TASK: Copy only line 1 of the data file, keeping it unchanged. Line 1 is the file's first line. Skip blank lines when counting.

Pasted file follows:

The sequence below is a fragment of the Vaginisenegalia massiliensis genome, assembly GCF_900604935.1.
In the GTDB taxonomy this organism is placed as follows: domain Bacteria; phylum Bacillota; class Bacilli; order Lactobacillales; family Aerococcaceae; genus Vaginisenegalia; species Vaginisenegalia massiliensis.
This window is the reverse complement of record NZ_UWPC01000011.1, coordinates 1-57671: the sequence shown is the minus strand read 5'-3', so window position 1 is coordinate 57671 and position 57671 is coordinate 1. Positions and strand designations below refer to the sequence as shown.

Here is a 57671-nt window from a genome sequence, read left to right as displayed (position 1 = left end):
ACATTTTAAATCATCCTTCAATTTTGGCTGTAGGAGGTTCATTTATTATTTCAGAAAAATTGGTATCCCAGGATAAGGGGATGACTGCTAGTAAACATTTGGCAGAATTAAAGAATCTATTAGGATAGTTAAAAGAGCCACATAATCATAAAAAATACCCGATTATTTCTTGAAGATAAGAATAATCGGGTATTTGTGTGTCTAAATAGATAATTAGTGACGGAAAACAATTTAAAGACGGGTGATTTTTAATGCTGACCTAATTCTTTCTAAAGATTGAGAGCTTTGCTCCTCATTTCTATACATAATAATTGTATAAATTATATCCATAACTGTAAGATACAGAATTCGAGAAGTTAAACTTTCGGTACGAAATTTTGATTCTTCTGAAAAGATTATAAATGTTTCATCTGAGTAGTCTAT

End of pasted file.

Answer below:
The sequence below is a fragment of the Vaginisenegalia massiliensis genome, assembly GCF_900604935.1.